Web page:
May 9, 2019      10:41 AM
KR: In school finance, a heated battle over current versus prior year values
It is difficult to float those extra dollars, however temporary, if the state intends to put a cap on revenue. How would that 2.5 percent revenue cap be calculated if a portion of school district funding is expected eventually to go back to the state? Should funding go out under prior year values, but caps be based on current-year values?
Some of the state’s biggest school districts have sent a
letter to the conferees on House Bill 3, asking members to
remove current year values from school finance calculations in the bill. And
now their allies include the largest superintendent association in the state.
The current year versus prior year value question has
become one of the most heated debates in the school finance bill.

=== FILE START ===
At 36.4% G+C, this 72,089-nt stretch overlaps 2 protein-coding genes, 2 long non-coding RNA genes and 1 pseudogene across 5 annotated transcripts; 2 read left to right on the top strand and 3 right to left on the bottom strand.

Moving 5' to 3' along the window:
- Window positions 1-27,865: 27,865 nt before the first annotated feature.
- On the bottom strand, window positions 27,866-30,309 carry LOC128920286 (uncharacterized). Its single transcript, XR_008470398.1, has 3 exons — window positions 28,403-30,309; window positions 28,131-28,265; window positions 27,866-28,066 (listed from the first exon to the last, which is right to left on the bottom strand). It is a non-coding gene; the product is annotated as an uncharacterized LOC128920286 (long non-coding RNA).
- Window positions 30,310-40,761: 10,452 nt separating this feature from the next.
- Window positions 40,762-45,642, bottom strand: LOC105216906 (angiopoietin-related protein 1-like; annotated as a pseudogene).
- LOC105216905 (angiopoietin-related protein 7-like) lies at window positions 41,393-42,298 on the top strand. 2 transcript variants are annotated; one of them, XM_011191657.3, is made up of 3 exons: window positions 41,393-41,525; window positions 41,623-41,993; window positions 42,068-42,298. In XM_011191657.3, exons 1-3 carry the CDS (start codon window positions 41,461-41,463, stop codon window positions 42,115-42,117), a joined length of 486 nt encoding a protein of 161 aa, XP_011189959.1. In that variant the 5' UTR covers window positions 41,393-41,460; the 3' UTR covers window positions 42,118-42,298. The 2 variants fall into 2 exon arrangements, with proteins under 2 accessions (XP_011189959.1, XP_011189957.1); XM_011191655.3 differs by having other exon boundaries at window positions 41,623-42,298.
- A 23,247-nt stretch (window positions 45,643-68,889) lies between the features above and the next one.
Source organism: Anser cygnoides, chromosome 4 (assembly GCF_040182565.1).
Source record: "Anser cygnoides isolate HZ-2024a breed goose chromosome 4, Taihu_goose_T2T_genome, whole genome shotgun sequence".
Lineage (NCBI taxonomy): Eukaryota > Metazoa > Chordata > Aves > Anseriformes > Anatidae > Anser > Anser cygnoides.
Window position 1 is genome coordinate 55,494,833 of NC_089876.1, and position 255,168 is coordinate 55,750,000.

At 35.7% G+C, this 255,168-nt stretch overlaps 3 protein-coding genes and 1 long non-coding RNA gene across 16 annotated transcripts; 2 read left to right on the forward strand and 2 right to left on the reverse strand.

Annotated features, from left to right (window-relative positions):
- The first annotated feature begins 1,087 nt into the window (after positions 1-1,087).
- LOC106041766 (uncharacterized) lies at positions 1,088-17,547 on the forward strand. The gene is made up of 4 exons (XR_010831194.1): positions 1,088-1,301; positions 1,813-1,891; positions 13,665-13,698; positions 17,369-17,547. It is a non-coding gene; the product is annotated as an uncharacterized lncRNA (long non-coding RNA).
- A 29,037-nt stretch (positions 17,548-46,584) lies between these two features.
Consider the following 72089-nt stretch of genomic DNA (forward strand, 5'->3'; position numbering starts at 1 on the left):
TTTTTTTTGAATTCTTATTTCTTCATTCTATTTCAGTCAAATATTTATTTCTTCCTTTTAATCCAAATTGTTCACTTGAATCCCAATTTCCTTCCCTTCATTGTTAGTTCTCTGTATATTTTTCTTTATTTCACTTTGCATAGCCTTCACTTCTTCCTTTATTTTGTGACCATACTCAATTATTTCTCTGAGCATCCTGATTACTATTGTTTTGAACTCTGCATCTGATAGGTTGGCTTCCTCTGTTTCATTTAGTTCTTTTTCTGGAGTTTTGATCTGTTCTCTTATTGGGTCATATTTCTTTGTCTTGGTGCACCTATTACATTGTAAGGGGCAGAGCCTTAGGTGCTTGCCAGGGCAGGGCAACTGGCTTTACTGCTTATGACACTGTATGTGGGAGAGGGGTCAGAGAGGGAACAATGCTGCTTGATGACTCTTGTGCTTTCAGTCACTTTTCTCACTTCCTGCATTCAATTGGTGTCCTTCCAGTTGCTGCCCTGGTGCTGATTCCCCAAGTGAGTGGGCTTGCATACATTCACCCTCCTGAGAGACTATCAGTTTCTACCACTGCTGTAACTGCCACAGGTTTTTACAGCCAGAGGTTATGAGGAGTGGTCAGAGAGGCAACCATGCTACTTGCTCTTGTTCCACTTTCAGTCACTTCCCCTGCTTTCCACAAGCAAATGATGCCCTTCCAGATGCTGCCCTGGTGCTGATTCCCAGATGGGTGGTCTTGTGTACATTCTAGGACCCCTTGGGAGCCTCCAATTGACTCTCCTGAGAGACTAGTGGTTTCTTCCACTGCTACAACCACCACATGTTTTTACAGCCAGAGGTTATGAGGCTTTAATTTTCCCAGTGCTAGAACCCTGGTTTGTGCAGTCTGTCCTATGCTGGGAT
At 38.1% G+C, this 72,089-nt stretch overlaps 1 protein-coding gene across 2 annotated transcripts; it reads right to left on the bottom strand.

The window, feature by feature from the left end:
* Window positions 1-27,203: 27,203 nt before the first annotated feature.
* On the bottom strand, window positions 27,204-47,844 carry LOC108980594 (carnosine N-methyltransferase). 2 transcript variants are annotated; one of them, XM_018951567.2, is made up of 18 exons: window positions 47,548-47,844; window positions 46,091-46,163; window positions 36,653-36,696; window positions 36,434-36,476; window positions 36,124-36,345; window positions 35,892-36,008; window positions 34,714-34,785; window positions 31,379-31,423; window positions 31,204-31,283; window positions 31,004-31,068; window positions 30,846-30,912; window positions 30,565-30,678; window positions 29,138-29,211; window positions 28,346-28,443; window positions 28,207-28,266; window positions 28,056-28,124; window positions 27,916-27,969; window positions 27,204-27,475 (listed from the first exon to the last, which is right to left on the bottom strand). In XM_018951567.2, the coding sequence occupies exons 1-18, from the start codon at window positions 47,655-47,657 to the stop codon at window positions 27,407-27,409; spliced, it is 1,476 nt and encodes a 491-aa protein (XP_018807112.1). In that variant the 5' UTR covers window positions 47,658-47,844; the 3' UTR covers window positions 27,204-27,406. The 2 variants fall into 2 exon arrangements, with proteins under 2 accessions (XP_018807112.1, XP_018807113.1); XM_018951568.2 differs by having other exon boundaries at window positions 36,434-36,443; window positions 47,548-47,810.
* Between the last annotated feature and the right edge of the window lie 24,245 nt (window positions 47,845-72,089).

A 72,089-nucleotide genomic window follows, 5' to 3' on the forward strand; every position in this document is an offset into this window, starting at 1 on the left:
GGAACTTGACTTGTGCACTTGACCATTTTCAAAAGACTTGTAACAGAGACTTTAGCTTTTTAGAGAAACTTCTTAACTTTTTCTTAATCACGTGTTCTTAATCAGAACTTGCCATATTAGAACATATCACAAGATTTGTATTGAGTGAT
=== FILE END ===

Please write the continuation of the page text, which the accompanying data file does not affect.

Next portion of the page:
Groups like the Fast-Growth School Coalition and the
School Coalition – and now the Texas Association of School Superintendents
– want to maintain the prior year values benefit, which can often give school districts
with property value growth a cushion to handle some of the unexpected costs of
At first, the argument was about logistics. School
districts approve raises and hiring numbers in March, hold tax rate and budget
hearings in May or June and finalize tax rates after the Comptroller releases
his property value study in August.
By Kimberly Reeves